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Jets forward Blake Wheeler lifts game to higher level this season

Winnipeg Jets right wing Blake Wheeler (26) scores a goal against Los Angeles Kings goalie Jonathan Quick (32) as Kings' Slava Voynov (26) defends during the third period of an NHL hockey game Saturday, March 29, 2014, in Los Angeles

Associated Press

The Winnipeg Jets have struggled again this season but one player who has lifted his game to a new level is forward Blake Wheeler.

He has consistently been one of the team's top scorers and has already set a personal best with 27 goals this season entering play Thursday against the Pittsburgh Penguins. He has also tied a career high with 64 points with five games to go.

His previous best was 21 goals in his rookie season with Boston in 2008-'09, yet he still doesn't think of himself as a sniper.

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"It doesn't come as natural for me, being a quote-unquote goal-scorer," he said Thursday after practice. "But I like to create offence and get myself in those scoring areas and when you do that you're going to find yourself with opportunities to put the puck in the net."

The 26-year-old native of Robbinsdale, Minn., was drafted by the Phoenix Coyotes with the fifth overall pick in 2004. The two sides couldn't agree on a contract and he eventually signed with the Bruins as a free agent in 2008.

Wheeler was traded to the Atlanta Thrashers early in 2011, moved with them to Winnipeg that summer and has played all three seasons with the Jets in their new home.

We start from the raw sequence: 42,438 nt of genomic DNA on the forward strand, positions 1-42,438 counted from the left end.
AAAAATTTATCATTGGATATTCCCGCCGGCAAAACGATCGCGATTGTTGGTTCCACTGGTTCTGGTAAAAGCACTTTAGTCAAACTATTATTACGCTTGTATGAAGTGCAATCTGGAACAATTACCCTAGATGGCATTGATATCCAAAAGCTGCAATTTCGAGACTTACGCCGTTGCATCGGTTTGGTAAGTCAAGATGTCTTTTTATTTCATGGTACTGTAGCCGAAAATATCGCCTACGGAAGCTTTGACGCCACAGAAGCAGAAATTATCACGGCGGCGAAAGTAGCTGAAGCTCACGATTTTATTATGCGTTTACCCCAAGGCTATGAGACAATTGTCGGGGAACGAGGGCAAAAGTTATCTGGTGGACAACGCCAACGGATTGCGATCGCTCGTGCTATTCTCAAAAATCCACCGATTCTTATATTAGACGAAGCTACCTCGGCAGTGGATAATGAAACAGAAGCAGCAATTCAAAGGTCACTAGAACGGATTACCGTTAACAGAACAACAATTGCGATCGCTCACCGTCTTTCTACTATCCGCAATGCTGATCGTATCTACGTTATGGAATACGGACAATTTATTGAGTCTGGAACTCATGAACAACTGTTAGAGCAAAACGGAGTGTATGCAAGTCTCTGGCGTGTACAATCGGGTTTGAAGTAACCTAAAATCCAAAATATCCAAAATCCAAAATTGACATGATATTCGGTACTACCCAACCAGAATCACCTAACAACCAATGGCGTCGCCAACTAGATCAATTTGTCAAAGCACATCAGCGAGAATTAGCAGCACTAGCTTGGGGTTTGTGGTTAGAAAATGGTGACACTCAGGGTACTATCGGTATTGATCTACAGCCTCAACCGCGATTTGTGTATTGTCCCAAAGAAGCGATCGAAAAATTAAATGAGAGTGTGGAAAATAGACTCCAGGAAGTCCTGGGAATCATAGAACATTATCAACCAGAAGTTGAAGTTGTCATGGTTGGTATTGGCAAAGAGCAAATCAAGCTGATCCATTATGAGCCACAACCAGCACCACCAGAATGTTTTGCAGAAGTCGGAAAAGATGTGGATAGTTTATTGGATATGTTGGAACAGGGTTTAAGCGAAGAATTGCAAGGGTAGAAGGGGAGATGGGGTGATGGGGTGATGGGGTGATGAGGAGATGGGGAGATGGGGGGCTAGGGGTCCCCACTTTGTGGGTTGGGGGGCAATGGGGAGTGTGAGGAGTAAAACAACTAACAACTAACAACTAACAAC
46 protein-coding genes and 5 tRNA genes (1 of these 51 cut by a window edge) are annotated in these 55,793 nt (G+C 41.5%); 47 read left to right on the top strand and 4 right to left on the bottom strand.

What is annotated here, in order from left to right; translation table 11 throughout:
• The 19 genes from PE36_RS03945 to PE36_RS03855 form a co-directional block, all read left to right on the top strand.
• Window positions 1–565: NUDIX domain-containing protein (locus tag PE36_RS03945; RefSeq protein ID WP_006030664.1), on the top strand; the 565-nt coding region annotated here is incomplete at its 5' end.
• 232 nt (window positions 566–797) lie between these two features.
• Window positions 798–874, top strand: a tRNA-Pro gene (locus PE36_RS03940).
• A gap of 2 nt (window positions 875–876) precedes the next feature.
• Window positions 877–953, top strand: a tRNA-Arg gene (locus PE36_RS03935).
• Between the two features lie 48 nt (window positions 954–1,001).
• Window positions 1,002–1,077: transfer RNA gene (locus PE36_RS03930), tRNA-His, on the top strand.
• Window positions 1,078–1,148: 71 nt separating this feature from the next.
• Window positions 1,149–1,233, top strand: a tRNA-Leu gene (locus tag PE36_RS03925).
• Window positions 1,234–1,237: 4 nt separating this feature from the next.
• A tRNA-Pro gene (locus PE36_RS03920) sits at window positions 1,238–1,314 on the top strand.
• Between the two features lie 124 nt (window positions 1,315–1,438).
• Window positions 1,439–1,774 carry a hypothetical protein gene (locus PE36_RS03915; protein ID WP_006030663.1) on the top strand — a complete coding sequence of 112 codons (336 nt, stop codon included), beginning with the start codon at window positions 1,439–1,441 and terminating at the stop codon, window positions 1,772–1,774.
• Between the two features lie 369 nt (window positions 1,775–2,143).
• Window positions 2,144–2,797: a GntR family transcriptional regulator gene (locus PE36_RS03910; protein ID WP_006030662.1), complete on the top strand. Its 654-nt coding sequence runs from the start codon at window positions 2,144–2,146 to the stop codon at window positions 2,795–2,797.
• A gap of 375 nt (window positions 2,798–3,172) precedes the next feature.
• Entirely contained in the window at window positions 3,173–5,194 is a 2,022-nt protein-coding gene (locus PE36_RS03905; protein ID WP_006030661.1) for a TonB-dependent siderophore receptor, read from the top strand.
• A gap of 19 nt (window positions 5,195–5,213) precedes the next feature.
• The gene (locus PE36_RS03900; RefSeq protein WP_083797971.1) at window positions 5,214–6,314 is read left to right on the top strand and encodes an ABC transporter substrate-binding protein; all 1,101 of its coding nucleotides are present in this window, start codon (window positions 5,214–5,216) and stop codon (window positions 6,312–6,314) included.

A rangy 6-foot-5 and 205 pounds, the right-winger's nickname is Wheels and he certainly has them. The speed and size of players like Wheeler stood out for Paul Maurice when he first took over as head coach earlier this season.

The Jets have done a lot of tinkering with line combinations this season but being on a line with Wheeler has turned into a good way to improve statistics.

Dustin Byfuglien, who moved from defence to forward mid-season and anchors the left side with Wheeler, had 20 goals and a career-high 55 points entering play Thursday.

In fact, coach Paul Maurice said that's one of the reasons Evander Kane's production this season hasn't matched previous seasons, although injuries — both to Kane and others — have played a factor.

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Kane, who has missed 18 games, spent some time on the left side of a line with Wheeler and rookie centre Mark Scheifele. It was a potent combination but injuries prevented a consistent run as linemates.

"Whoever hasn't played on Wheeler's wing, the other side, their numbers are down," said Maurice.

Wheeler had his own struggles at times this season. He went 14 games in November without scoring a goal and had only eight assists over the stretch.

He got tired of the questions but found his touch again before joining the U.S. team at the Sochi Olympics. Wheeler had another scoring drought in early March but found the back of the net in three of the last four games ahead of the Pittsburgh matchup.

Wheeler insists he isn't doing anything differently.

"I think a couple of years ago I found something that really works for me, my preparation, how I come to the rink every day and I think that's just gotten stronger," he said.

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"I show up to work ready to get better every day. It's a cliche, obviously, but I take it to heart when I come through these doors."

He added that his attitude and effort are the only things he can control and while he seems to show more patience on the ice, he doesn't think that lies behind his increased goal production.

"I think I've gotten better about (knowing) where you score goals in this league," he said. "There's certain areas you score from and you try to get in those areas and you seem to find better opportunities to put the puck in the net."

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